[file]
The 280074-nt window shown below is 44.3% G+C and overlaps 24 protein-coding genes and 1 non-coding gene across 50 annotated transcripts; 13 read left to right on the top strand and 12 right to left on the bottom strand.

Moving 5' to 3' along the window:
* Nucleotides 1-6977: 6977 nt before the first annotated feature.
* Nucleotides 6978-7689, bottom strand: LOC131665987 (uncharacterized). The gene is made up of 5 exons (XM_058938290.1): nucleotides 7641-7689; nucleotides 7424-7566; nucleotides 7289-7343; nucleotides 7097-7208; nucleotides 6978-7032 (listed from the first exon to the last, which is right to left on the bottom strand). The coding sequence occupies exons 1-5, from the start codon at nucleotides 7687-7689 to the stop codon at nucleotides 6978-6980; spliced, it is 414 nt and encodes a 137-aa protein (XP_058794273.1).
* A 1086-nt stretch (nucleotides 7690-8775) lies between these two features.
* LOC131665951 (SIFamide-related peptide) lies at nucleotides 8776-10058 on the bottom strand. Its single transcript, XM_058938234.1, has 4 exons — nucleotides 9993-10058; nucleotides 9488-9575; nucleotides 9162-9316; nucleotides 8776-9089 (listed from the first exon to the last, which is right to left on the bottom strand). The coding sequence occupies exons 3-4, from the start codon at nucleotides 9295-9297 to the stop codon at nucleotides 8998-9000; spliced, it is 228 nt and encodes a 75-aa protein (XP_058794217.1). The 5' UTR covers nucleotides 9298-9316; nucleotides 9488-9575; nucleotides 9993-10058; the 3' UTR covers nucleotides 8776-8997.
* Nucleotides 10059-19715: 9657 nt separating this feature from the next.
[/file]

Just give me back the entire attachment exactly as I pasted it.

The 280074-nt window shown below is 44.3% G+C and overlaps 24 protein-coding genes and 1 non-coding gene across 50 annotated transcripts; 13 read left to right on the top strand and 12 right to left on the bottom strand.

Moving 5' to 3' along the window:
* Nucleotides 1-6977: 6977 nt before the first annotated feature.
* Nucleotides 6978-7689, bottom strand: LOC131665987 (uncharacterized). The gene is made up of 5 exons (XM_058938290.1): nucleotides 7641-7689; nucleotides 7424-7566; nucleotides 7289-7343; nucleotides 7097-7208; nucleotides 6978-7032 (listed from the first exon to the last, which is right to left on the bottom strand). The coding sequence occupies exons 1-5, from the start codon at nucleotides 7687-7689 to the stop codon at nucleotides 6978-6980; spliced, it is 414 nt and encodes a 137-aa protein (XP_058794273.1).
* A 1086-nt stretch (nucleotides 7690-8775) lies between these two features.
* LOC131665951 (SIFamide-related peptide) lies at nucleotides 8776-10058 on the bottom strand. Its single transcript, XM_058938234.1, has 4 exons — nucleotides 9993-10058; nucleotides 9488-9575; nucleotides 9162-9316; nucleotides 8776-9089 (listed from the first exon to the last, which is right to left on the bottom strand). The coding sequence occupies exons 3-4, from the start codon at nucleotides 9295-9297 to the stop codon at nucleotides 8998-9000; spliced, it is 228 nt and encodes a 75-aa protein (XP_058794217.1). The 5' UTR covers nucleotides 9298-9316; nucleotides 9488-9575; nucleotides 9993-10058; the 3' UTR covers nucleotides 8776-8997.
* Nucleotides 10059-19715: 9657 nt separating this feature from the next.